You’re walking down the street happily, but suddenly, your vision shifts. The horizon seems to tip a little, and you start to feel more like you’re on a carousel than a sidewalk. Simply putting one step in front of the other suddenly seems like mission impossible.
Dizziness and imbalance are two things that can instantly and significantly affect every single day of your life. It can sometimes be so bad that you feel you can’t leave your home, which can leave you feeling scared and isolated.
The key to solving any problem is understanding the cause. So what is it that causes these horrible symptoms? In the vast majority of cases, you’ll find the root of the problem lies in your ear. All of the following ear conditions can cause dizziness and imbalance:
Arteriosclerosis – this (near-impossible to pronounce) word is used when the blood vessels leading to your brain are hardened or narrowed, causing a blockage and reducing healthy blood blow.
Labyrinthitis – less fun than it sounds, this is the part of your ear that controls balance and is called the labyrinth. This condition is caused by a virus within the labyrinth, which can actually sometimes stem from a common cold.
Meniere’s disease – this is a condition that causes bursts of dizziness, buzzing, ringing and occasionally, hearing loss.
Acoustic neuroma – in much rarer, more extreme cases, this is a tumor that is found within the ear, causing a sensation of fullness and pressure.
Vascular vertigo – if you’re overweight, smoke, don’t get enough exercise or suffer from migraines, there is a chance you could get vascular vertigo, which is when there are issues getting a healthy blood supply to your ear.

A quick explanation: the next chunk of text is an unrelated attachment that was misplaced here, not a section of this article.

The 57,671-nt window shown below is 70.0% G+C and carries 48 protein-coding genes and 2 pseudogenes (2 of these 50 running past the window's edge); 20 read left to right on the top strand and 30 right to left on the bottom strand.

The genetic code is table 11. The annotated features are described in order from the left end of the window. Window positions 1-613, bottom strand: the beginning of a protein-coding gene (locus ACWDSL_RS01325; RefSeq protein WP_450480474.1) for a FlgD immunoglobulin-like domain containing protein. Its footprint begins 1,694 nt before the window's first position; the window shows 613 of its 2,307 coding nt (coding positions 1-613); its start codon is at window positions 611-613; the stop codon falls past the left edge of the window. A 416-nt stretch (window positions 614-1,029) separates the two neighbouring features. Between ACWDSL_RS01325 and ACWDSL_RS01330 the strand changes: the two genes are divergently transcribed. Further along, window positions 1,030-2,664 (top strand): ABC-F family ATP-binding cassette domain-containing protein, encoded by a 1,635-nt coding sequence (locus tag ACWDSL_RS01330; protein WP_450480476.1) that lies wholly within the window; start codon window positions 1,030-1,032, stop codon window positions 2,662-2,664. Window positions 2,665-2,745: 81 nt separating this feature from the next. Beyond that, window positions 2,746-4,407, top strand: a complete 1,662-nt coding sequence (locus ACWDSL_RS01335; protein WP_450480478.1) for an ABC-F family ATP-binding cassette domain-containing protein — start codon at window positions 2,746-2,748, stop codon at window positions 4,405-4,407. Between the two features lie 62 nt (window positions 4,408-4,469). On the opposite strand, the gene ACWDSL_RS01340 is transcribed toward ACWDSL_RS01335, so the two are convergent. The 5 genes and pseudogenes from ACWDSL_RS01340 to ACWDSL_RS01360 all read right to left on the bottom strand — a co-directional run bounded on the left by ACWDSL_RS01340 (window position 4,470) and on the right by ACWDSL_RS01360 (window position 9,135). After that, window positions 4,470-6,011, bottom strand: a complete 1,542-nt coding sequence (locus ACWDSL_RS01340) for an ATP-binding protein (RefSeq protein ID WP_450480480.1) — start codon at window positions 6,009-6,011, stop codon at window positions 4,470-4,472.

Post-traumatic vertigo – is exactly what it sounds like; an accident, usually within a car, can cause whiplash, head injuries or concussion affecting the inner ear.
If you ever find yourself involuntarily riding a carousel when walking down the street, it might be a wise idea to get a hearing screening. Here at North Houston Hearing we can give you a comprehensive check and provide you with simple, straightforward advice on the next steps towards a happier, more balanced life.
Dr. Lacey Brooks received a bachelor’s degree in biology and chemistry in 2003, and earned her doctorate of audiology in 2009. She completed her clinical internships and residency at various facilities within Houston Medical Center. Dr. Brooks is a professional member of the American Tinnitus Association (ATA), a fellow of the American Academy of Audiology (AAA), a member of the Texas Academy of Audiology (TAA), and is certified by the American Speech-Language-Hearing Association (ASHA). She is also the vice president of the Louisiana State University Houston Chapter Alumni Association.